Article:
Fraud is an unseen crime and is often active within a business, carrying on beneath the surface. Often it goes on for years, discovered by accident or when times are tight and belts are being pulled in. Protecting against fraud seems to be the obvious course, given the scale of losses it can cause. Just being aware of the problem is not enough, there are firm steps that should be taken to protect your assets.
After you have realised that fraud is a serious risk and are no longer complacent about the subject, you then need to cascade this new outlook down to your staff. You have obtained a few examples of fraud policy documents written by a range of other organisations and have drafted your own suitable for the size and nature of your business. Now that you have your biggest anti-fraud control in place there are a number of important and constructive steps that need to be followed to strengthen your security and provide some peace of mind that the fraudster Crimes against Humanity will find your business a difficult proposition.
1. You will have circulated your new fraud policy throughout your business in order to improve the overall culture within the business. A request for comments should be made – this should include comments on areas of fraud risk within the business and a request for volunteers to sit on a small anti-fraud steering committee that will meet once every couple of months at the most to review the anti-fraud control framework generally. Attendees from management and finance functions should be joined by representatives from sales, purchasing, manufacturing and other departments. Information technology or computer support departments should certainly have a place on this committee. The fraud group would probably be steered by a senior member of the finance department or board of directors.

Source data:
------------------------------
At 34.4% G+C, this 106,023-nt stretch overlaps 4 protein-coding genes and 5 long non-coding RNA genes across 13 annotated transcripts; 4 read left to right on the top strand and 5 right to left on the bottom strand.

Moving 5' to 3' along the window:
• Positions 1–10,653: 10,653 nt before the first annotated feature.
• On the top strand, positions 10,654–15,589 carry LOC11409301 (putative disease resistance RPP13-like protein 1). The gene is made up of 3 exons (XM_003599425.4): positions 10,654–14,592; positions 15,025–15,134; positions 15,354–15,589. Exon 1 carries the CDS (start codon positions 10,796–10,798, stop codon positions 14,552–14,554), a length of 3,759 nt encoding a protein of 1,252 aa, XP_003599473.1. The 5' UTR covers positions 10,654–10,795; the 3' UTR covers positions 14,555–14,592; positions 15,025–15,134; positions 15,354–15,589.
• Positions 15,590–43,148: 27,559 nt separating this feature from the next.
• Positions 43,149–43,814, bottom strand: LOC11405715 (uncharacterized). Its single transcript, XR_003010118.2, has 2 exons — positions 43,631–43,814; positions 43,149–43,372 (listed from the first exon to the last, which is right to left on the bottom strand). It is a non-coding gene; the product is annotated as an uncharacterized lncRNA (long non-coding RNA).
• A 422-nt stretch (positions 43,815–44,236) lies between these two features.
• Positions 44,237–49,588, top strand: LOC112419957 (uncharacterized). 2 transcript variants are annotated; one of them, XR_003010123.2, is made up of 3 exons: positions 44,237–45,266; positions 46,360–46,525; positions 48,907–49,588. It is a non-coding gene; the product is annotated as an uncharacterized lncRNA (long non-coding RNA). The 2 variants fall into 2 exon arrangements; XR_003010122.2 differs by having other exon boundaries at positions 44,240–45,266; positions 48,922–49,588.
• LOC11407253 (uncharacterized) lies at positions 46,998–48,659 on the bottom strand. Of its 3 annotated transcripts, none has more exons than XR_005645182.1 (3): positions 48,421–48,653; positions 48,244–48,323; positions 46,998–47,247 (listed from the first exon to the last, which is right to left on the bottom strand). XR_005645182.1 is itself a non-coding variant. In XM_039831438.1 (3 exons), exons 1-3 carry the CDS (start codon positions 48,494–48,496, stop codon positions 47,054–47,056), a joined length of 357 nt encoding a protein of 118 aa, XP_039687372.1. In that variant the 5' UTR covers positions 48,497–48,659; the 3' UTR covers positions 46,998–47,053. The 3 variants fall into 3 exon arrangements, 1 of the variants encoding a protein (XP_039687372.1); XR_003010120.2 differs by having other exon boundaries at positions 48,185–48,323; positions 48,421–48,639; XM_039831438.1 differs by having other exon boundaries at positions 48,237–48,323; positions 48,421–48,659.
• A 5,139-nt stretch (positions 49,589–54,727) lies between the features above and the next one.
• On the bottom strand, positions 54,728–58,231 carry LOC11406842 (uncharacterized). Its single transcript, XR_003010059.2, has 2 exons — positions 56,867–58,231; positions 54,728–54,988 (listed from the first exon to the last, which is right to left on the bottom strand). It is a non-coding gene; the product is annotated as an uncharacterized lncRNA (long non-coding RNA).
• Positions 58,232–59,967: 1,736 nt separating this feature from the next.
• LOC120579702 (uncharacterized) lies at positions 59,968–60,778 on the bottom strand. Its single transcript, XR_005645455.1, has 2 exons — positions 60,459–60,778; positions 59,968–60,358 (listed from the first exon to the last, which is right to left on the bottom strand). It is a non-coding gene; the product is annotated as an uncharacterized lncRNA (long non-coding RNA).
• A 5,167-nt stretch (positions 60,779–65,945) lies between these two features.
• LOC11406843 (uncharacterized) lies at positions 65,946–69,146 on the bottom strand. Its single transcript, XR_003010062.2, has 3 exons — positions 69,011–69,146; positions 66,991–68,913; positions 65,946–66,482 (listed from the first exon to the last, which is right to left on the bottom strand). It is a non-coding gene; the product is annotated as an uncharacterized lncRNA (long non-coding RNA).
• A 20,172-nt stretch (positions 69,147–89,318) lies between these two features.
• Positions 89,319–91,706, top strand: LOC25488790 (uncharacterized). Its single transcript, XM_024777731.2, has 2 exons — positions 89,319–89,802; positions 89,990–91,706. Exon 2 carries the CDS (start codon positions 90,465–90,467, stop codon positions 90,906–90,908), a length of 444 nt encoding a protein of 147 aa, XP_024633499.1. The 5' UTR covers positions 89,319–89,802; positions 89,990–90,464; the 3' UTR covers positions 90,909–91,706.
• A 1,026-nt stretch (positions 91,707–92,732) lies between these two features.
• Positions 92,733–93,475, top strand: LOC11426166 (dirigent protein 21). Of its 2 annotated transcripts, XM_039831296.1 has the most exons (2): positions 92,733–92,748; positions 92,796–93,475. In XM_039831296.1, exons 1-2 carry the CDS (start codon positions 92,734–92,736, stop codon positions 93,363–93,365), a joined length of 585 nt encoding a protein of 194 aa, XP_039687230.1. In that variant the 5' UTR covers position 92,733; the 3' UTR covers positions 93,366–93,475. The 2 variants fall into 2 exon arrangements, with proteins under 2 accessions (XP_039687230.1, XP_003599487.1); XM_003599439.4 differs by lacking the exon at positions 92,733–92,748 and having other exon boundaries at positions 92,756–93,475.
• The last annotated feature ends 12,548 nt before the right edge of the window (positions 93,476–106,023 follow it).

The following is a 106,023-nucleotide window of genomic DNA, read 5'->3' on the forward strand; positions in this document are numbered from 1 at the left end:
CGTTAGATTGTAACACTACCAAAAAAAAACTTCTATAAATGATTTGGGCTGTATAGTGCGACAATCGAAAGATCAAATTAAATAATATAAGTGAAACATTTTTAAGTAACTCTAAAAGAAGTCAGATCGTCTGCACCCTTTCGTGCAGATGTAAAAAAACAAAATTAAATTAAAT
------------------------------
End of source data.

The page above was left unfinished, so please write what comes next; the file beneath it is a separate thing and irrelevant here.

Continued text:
2. Apportion roles to people with different skills and perspectives to review fraud risk in different areas. For example a senior manager and a manufacturing supervisor who sit on the committee might be assigned the finance department, with a senior bookkeeper being responsible for looking at purchasing. Key roles would be always changing and overall membership of the group rotated each year. By doing this the whole business is examined by cross department personnel continually. This sort of system can be adjusted to suit the size of the organisation in question, but is suited to medium and large concerns having a large enough workforce and an adequate pool of supervisory “white collar” staff and management. However, do not forget the junior staff who can sometimes usefully challenge management and provide a valuable contribution to the fraud prevention process.
3. You have now set up what is effectively a specialized “audit committee” that is part of your company’s system of governance. It can strongly support any large organisation, public authority, bank, insurance company or listed company if properly promoted. Fraud skills and experience can make it more effective. The fraud prevention matrix needs specialist fraud skills and experience in the same way as general corporate governance requires solid business and financial acumen to succeed. Audit committees invite participants from outside the business, such as a member from the statutory auditing firm used for the company’s annual audit and the management board will include non executive directors. Similarly, benefit would be gained if the newly formed fraud group asks somebody with formal fraud expertise to join to advise on matters being discussed.